A geological phenomenon is pushing North and South America further apart from Europe and Africa a new study has found, widening the Atlantic up to four centimetres a year.
A team of seismologists, led by the University of Southampton, UK, suggest an upwelling in the mantle – the material composed mostly of silicates between the Earth’s crust and its core – from depths of more than 600 kilometres may be the reason why plates attached to the Americas are moving apart from plates attached to Europe and Africa.
“This was a memorable mission that took us a total of 10 weeks at sea in the middle of the Atlantic Ocean,” says lead author Matthew Agius, currently at Università degli studi Roma Tre, Italy.
“The incredible results shed new light in our understanding of how the Earth interior is connected with plate tectonics, with observations not seen before,” he explains.
In between the continents lies the Mid-Atlantic Ridge. The mostly underwater mountain range is a site where new plates are formed and the dividing line between tectonic plates moving west (the North American and South American plates) and east (the Eurasian and African plates). Mantle material rises from beneath this ridge to replace the space left by the plates when they move.
The process is generally driven by distant gravity forces, with denser parts of the plates sinking back into the Earth. However, the Atlantic plates’ driving force for separation has remained a mystery because dense sinking plates do not surround the ocean.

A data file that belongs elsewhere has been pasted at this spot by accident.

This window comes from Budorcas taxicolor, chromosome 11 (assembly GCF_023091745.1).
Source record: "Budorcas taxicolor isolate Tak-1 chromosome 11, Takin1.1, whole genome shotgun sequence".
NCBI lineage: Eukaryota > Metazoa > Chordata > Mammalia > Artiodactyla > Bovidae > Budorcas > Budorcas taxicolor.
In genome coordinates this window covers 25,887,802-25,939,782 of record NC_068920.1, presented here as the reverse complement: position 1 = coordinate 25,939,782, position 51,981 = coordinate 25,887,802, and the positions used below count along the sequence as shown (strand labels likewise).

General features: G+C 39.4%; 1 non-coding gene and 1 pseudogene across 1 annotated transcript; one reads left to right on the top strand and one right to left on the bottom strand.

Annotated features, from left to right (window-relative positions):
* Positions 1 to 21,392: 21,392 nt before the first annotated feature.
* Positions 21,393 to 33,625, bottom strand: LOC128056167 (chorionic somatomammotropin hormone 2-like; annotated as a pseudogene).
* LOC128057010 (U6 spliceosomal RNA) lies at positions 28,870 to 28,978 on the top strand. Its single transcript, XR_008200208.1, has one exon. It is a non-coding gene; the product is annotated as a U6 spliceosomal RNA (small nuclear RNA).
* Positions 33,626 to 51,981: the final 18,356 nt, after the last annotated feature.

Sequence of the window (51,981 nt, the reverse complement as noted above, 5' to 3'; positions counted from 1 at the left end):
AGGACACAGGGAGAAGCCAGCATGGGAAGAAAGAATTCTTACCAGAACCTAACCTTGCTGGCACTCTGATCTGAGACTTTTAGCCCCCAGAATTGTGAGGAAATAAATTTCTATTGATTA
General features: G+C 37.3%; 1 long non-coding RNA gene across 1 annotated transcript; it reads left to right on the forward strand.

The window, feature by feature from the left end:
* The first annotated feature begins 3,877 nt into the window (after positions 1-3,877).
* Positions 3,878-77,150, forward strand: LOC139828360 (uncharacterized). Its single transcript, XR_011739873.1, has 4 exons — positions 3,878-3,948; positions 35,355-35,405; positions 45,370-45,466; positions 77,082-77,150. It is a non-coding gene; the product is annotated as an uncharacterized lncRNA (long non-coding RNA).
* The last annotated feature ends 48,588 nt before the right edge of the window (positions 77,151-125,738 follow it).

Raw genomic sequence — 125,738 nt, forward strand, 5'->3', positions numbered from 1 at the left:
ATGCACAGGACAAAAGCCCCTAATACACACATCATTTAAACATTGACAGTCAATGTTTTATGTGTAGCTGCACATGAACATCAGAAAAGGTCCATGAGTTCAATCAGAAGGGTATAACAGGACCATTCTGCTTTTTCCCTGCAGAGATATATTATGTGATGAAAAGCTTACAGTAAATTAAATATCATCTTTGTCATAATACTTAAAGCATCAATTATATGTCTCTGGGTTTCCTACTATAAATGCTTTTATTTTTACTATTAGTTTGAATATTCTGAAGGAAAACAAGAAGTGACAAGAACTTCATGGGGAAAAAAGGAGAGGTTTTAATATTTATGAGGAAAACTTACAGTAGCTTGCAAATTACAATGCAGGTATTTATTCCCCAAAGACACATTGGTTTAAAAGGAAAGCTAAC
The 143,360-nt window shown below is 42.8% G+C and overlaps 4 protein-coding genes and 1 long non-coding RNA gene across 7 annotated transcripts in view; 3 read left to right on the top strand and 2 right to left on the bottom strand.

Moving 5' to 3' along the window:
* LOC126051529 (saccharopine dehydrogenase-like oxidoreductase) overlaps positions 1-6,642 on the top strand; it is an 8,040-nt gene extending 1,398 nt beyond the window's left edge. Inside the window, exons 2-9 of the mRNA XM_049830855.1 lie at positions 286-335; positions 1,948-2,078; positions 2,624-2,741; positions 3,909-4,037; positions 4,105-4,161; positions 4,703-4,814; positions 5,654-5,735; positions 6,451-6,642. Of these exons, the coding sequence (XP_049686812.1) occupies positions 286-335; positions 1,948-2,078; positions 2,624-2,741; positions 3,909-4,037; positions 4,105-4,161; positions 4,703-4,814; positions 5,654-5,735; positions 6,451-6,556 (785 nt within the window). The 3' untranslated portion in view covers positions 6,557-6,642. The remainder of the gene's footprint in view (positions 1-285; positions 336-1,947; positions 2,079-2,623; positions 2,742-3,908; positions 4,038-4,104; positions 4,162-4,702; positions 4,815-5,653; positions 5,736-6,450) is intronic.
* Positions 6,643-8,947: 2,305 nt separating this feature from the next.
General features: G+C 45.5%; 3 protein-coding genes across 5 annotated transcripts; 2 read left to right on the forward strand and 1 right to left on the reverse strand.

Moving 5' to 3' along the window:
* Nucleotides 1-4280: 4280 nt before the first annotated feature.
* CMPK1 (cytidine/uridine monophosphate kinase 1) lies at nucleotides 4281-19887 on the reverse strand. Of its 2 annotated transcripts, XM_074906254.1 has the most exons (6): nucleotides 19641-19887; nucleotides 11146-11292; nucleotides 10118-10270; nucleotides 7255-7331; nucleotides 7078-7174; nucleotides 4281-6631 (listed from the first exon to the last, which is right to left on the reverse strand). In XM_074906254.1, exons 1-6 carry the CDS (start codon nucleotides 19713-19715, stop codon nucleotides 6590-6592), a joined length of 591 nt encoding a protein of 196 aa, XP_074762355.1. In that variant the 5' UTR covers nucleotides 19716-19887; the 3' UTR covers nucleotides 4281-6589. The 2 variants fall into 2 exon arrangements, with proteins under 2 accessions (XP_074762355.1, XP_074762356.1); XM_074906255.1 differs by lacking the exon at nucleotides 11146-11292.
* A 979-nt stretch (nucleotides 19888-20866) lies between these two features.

To shed light on the mystery, the research team deployed 39 seismometers at the bottom of the Atlantic. Data collected from the seafloor provide the first large-scale, high-resolution imaging of the mantle beneath the Mid-Atlantic range at depths near 410 km and 660 km. They indicated a deep, sluggish, and unexpected upwelling.
Upwellings beneath ridges are typically thought to originate from shallower depths, of around 60 kilometres.
“This work is exciting, and…refutes long-held assumptions that mid-ocean ridges might play a passive role in plate tectonics,” says Mike Kendall from the University of Oxford, one of the voyage’s chief scientists. “It suggests that in places such as the Mid-Atlantic forces at the ridge play an important role in driving newly formed plates apart.”
The findings, published in the journal Nature, provide a greater understanding of plate tectonics, which can help scientists develop better models and warning systems for natural disasters.
“This is completely unexpected,” says Catherine Rychert, another voyage chief scientist, from the University of Southampton.
Amelia Nichele is a science journalist at The Royal Institution of Australia.
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